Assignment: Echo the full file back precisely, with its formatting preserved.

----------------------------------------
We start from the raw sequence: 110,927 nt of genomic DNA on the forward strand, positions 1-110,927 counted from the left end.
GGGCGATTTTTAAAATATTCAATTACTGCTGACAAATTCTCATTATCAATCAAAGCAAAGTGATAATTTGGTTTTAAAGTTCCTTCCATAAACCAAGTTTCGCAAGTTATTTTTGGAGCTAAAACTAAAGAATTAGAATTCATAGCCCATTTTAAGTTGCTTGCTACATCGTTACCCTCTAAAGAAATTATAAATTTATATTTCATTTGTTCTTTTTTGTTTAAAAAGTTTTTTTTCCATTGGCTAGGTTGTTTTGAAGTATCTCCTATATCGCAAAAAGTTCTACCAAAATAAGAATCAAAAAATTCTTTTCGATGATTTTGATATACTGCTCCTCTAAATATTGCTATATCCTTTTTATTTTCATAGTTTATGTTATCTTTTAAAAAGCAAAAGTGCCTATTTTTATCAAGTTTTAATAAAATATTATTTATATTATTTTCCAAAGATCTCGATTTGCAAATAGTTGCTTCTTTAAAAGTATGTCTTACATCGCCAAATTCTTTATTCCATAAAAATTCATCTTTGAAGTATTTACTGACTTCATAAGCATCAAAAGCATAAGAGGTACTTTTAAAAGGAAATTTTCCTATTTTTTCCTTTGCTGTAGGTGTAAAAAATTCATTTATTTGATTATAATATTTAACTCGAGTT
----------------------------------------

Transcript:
We start from the raw sequence: 110,927 nt of genomic DNA on the forward strand, positions 1-110,927 counted from the left end.
GGGCGATTTTTAAAATATTCAATTACTGCTGACAAATTCTCATTATCAATCAAAGCAAAGTGATAATTTGGTTTTAAAGTTCCTTCCATAAACCAAGTTTCGCAAGTTATTTTTGGAGCTAAAACTAAAGAATTAGAATTCATAGCCCATTTTAAGTTGCTTGCTACATCGTTACCCTCTAAAGAAATTATAAATTTATATTTCATTTGTTCTTTTTTGTTTAAAAAGTTTTTTTTCCATTGGCTAGGTTGTTTTGAAGTATCTCCTATATCGCAAAAAGTTCTACCAAAATAAGAATCAAAAAATTCTTTTCGATGATTTTGATATACTGCTCCTCTAAATATTGCTATATCCTTTTTATTTTCATAGTTTATGTTATCTTTTAAAAAGCAAAAGTGCCTATTTTTATCAAGTTTTAATAAAATATTATTTATATTATTTTCCAAAGATCTCGATTTGCAAATAGTTGCTTCTTTAAAAGTATGTCTTACATCGCCAAATTCTTTATTCCATAAAAATTCATCTTTGAAGTATTTACTGACTTCATAAGCATCAAAAGCATAAGAGGTACTTTTAAAAGGAAATTTTCCTATTTTTTCCTTTGCTGTAGGTGTAAAAAATTCATTTATTTGATTATAATATTTAACTCGAGTT